Tuna investigation slams use of FADs in Indian Ocean

An investigation by French state television broadcaster France 2 into the use of fish aggregating devices (FADs) to catch juvenile yellowfin tuna in the Indian Ocean, aimed to highlight the dark side of the industry to consumers. 

Use of FADs has been widespread since the 1980s, but their use now sits at the center of global discussions on the long-term sustainability of tuna stocks and the ecological impact of tuna fisheries. An addition to being associated with the catch of juvenile tuna, FADs are linked to bycatch of vulnerable non-target species such as barracudas, sharks, and turtles, the modification of tuna habitat, damage to coastal habitats from lost and broken-up structures that end up on beaches, and interference with other maritime activities, France 2 reported.

FADs can be natural or artificial floating objects or rafts, which are often made from local materials such as wood, bamboo, pieces of net, twisted rope and floats. They can either be anchored in place or left untethered to drift on the ocean surface. GPS tags are used to facilitate location, and fishers use them as a highly-effective method of improving catch rates and reducing operating costs, as tuna are attracted to the debris. 

According to the FAO, in spite of intensive research, the reason why fish are attracted to FADs remains a mystery, but it is possible that they are attracted to floating objects that provide a refuge from predators.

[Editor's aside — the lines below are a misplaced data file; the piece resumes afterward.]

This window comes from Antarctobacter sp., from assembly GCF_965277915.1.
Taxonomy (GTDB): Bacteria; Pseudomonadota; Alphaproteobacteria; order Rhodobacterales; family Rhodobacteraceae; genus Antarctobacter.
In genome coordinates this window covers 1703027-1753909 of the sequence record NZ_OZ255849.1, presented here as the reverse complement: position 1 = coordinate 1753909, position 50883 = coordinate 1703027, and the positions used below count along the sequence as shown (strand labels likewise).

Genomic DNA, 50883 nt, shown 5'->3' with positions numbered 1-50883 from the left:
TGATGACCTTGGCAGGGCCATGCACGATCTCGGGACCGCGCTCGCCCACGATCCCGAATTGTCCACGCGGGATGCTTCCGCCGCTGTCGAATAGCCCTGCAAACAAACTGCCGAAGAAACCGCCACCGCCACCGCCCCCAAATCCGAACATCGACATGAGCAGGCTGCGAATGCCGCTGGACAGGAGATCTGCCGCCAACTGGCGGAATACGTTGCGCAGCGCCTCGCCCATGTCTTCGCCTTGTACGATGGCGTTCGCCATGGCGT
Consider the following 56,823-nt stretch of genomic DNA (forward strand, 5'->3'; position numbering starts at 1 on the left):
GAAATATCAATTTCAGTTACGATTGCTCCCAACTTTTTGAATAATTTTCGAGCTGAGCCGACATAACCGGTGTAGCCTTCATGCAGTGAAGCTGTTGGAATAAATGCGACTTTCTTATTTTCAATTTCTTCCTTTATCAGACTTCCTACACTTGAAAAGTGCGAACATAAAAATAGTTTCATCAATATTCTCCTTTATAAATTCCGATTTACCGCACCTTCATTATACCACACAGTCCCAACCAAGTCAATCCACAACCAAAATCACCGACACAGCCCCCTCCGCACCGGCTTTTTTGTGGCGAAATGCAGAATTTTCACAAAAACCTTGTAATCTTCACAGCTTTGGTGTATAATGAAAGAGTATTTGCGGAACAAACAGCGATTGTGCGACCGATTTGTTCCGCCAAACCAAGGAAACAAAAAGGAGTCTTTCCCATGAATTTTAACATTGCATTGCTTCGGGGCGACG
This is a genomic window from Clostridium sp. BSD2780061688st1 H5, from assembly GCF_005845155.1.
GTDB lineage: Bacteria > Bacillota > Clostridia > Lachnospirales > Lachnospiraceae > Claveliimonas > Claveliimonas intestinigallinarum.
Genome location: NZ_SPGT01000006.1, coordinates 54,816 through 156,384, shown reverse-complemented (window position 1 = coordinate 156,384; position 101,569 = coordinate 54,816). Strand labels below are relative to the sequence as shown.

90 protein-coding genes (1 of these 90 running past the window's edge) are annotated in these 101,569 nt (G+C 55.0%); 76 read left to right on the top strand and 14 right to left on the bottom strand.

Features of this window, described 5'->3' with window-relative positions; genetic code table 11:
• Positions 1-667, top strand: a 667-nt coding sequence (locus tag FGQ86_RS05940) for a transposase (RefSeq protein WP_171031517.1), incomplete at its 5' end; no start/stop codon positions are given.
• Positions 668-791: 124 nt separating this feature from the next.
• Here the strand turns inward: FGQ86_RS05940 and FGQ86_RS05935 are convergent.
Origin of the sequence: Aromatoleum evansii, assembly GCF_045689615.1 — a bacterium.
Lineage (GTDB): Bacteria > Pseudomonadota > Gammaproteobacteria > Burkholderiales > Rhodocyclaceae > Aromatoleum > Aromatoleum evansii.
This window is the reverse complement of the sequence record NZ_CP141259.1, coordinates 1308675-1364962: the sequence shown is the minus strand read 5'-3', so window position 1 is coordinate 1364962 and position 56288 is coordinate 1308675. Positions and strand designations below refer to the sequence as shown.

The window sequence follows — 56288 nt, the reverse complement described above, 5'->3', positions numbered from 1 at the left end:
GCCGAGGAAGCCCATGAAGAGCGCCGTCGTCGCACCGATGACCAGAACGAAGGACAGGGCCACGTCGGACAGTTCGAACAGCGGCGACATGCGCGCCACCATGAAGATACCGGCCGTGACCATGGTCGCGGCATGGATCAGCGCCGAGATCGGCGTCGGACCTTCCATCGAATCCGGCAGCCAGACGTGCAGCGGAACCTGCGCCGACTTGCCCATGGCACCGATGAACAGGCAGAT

In the two-hour long documentary, entitled “Peche industrielle: gros poissons en eaux troubles,” (Industrial fishing: big fish in troubled waters), which was broadcast on Tuesday, 6 February, presenter Sophie le Gall told viewers that the long-term future of the fishery was under threat because many of the fish being caught are immature and have therefore not had the chance to reproduce. 

Viewers were shown a vessel sailing up to and encircling a FAD with large a seine net, then banging on the hull with wooden staves, to scare the tuna into the net. In the Indian Ocean, yellowfin tuna is considered to be 90 percent overfished, but many small juveniles were shown being landed into the hold of the vessel. Fishermen told le Gall that the practice has become “carnage.”

"It's no longer fishing, it's harvesting," said one.

Yvon Riva, president of Orthongel, the French organization of frozen tuna producers, acknowledged that sharks are “collateral damage," while the catching of juvenile tuna is "a mess," he said.

Le Gall explained that the global tuna market is worth more than EUR 33 billion (USD 37 billion) per year. Canned tuna is particularly popular in France, with eight out of 10 households making regular purchases. 

Le Gall's team visited Victoria, in the Seychelles, where a 20-strong French fleet of 100-plus meter vessels has relocated from Brittany, in the north of France, due to the depletion of local tuna resources there.

Victoria is also home to a Thai Union cannery, one of the largest in the world. Regarded as the world’s biggest producer of shelf-stable tuna products, with annual sales exceeding THB 135 billion (USD 4.030 billion), Thai Union owns well-known brands including Chicken of the Sea, John West, Petit Navire, Mareblu, and Rügen Fisch.